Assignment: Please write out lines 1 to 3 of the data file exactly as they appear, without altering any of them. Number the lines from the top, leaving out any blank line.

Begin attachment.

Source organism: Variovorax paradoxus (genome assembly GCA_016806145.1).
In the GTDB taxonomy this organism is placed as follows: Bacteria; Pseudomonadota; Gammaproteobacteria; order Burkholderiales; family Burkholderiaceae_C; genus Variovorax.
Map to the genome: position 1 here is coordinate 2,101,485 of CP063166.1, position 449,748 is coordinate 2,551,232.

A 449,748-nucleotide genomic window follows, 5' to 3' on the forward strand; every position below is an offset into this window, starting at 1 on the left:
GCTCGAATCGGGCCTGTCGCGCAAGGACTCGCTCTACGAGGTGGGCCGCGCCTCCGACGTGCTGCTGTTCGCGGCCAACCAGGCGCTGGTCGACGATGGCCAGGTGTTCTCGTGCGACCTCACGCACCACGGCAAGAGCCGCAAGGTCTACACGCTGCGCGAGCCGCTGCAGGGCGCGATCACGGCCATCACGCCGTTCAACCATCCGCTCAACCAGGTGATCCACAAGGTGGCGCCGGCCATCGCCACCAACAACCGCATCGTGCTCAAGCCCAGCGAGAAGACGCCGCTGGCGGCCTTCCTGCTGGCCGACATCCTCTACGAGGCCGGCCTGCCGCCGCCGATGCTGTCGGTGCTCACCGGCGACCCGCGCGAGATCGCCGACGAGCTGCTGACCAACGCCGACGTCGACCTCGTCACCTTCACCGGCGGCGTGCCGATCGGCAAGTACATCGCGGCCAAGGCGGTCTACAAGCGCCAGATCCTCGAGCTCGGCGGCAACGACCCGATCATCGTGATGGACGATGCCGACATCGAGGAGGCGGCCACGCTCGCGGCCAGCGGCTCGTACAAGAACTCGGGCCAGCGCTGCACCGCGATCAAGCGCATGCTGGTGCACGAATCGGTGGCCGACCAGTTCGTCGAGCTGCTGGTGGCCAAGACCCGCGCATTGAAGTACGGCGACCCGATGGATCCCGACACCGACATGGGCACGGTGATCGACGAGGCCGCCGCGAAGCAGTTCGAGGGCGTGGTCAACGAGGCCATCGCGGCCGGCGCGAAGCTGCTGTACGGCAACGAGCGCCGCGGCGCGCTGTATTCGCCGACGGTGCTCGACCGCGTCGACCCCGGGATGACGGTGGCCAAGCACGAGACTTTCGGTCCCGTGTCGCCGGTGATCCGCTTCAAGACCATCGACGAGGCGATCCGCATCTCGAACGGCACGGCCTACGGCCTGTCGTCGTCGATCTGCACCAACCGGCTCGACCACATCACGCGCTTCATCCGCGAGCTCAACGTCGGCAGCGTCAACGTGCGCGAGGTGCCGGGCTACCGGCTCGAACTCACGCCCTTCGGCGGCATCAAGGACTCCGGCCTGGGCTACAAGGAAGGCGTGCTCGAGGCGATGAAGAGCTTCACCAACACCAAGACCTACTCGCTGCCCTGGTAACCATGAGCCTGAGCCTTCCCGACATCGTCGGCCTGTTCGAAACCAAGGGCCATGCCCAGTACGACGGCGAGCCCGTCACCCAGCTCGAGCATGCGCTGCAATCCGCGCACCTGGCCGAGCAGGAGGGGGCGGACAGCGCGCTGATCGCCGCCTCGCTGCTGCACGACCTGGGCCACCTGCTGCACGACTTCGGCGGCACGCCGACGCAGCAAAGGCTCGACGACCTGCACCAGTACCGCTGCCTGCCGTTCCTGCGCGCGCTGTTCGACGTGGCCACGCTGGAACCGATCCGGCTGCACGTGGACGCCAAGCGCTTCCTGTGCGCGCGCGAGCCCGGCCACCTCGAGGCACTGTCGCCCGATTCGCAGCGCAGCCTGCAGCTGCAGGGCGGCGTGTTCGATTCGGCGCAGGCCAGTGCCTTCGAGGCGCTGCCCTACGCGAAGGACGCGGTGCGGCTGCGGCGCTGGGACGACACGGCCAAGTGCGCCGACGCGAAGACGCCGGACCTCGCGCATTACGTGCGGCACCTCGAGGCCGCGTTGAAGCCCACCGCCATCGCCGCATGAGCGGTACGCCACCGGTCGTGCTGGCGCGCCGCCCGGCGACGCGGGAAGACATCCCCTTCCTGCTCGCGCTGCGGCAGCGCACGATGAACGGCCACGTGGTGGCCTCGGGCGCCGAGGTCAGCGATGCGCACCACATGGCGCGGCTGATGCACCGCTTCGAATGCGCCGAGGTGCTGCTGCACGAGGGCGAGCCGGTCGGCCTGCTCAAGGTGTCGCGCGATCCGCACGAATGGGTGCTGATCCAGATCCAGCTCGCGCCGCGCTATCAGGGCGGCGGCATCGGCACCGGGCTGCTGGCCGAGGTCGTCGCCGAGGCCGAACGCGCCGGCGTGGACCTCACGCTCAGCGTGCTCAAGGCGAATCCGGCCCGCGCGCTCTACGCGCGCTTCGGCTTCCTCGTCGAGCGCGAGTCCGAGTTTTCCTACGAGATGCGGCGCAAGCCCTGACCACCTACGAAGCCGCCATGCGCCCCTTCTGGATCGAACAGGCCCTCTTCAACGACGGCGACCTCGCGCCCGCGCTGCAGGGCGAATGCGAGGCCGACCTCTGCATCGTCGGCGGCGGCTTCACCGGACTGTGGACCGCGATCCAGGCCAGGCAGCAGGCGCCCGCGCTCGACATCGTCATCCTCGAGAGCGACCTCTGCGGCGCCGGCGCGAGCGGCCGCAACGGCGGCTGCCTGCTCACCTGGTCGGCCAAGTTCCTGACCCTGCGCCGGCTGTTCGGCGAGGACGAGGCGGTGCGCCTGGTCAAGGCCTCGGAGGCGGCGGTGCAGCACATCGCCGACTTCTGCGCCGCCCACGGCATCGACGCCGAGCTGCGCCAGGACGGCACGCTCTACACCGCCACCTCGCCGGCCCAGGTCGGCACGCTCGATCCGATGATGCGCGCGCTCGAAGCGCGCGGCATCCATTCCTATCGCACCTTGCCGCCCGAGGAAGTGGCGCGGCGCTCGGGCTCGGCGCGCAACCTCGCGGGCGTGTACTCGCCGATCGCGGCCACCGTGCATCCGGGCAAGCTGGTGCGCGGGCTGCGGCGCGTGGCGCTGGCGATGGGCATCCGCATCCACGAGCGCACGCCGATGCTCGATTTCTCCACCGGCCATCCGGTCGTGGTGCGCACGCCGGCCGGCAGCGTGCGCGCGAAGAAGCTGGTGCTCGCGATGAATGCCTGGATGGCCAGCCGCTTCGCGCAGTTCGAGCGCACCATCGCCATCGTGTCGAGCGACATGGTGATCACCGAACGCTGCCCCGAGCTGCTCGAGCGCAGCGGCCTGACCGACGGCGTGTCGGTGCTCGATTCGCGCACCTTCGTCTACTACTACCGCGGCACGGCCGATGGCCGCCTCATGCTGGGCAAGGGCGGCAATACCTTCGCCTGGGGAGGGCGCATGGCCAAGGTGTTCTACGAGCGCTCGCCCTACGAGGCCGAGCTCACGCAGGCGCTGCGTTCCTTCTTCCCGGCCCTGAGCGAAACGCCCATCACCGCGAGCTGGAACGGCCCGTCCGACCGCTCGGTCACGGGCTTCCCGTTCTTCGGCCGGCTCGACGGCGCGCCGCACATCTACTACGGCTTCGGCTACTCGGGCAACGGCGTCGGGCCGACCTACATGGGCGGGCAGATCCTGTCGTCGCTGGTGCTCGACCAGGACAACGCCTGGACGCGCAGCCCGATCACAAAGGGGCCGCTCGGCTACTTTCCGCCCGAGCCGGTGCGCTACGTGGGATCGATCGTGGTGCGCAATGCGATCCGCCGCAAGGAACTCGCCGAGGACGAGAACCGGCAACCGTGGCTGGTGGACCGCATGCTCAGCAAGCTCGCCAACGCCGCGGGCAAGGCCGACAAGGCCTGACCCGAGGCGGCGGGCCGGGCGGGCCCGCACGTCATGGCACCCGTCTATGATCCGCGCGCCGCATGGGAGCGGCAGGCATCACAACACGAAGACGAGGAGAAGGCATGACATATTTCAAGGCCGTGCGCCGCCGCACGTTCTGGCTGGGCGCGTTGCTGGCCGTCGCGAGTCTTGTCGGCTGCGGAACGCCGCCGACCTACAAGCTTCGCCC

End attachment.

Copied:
Source organism: Variovorax paradoxus (genome assembly GCA_016806145.1).
In the GTDB taxonomy this organism is placed as follows: Bacteria; Pseudomonadota; Gammaproteobacteria; order Burkholderiales; family Burkholderiaceae_C; genus Variovorax.
Map to the genome: position 1 here is coordinate 2,101,485 of CP063166.1, position 449,748 is coordinate 2,551,232.